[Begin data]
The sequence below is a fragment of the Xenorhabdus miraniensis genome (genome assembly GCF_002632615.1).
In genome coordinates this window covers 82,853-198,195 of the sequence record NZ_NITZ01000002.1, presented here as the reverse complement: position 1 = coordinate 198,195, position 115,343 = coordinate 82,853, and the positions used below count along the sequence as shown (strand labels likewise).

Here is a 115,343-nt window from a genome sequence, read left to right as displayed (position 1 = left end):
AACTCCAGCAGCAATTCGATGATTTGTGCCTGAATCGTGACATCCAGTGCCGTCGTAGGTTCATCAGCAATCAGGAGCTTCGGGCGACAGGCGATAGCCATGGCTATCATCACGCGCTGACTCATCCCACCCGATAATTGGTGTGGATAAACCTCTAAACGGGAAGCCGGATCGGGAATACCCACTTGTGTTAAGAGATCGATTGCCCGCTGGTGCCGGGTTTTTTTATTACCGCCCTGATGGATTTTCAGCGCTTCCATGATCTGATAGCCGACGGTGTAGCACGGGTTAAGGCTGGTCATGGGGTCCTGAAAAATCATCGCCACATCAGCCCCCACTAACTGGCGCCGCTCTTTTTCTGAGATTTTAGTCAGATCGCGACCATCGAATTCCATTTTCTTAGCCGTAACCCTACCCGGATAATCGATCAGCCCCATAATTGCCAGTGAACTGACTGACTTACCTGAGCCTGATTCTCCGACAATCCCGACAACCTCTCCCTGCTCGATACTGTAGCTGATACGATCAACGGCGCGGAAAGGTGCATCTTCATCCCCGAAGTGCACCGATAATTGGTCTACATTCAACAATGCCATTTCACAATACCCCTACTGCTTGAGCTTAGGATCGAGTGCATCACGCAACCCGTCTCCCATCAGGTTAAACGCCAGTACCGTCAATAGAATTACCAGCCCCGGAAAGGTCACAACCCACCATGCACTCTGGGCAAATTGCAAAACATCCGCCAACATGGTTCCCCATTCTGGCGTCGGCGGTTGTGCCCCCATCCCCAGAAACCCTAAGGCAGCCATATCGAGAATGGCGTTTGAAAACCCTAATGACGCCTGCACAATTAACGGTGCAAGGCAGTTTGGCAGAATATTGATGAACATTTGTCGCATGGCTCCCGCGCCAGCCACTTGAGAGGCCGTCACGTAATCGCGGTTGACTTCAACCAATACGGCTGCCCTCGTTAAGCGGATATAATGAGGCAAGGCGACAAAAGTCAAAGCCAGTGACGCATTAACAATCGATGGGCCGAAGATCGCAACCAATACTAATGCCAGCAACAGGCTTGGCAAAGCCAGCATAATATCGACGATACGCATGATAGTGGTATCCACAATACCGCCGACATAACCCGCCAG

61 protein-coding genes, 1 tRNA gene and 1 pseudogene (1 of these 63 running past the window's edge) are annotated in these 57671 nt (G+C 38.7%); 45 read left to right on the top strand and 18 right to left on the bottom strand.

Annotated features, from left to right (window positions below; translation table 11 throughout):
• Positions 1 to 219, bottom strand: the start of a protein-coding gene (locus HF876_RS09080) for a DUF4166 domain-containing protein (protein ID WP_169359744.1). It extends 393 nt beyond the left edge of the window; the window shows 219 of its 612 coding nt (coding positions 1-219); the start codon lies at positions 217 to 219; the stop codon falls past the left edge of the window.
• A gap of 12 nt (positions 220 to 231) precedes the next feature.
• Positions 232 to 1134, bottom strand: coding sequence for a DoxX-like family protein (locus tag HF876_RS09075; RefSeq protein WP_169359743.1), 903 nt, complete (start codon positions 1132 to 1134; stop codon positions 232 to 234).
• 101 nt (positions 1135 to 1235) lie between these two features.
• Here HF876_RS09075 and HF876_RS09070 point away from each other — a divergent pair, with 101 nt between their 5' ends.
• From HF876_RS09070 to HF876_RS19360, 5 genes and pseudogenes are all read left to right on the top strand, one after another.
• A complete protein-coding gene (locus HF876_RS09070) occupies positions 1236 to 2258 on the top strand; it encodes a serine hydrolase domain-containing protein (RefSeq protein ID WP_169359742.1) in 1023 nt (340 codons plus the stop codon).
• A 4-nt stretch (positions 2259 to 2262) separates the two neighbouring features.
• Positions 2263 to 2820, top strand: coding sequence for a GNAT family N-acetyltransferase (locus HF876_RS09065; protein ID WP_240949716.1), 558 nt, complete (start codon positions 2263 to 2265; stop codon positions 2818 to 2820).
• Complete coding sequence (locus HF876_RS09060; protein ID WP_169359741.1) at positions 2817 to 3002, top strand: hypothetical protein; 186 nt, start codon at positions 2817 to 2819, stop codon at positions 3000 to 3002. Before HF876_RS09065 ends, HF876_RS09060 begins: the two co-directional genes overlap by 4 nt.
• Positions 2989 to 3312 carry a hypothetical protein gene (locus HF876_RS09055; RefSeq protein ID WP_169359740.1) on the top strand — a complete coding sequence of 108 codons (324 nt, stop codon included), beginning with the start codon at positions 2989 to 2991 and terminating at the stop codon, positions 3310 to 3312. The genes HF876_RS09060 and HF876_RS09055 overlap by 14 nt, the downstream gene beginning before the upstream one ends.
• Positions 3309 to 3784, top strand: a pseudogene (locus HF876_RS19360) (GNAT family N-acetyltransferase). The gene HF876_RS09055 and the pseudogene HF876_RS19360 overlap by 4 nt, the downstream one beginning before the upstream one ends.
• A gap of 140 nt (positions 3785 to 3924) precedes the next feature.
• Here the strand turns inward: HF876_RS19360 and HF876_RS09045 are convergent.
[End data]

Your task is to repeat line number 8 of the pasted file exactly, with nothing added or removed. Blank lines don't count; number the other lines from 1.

• A gap of 12 nt (positions 220 to 231) precedes the next feature.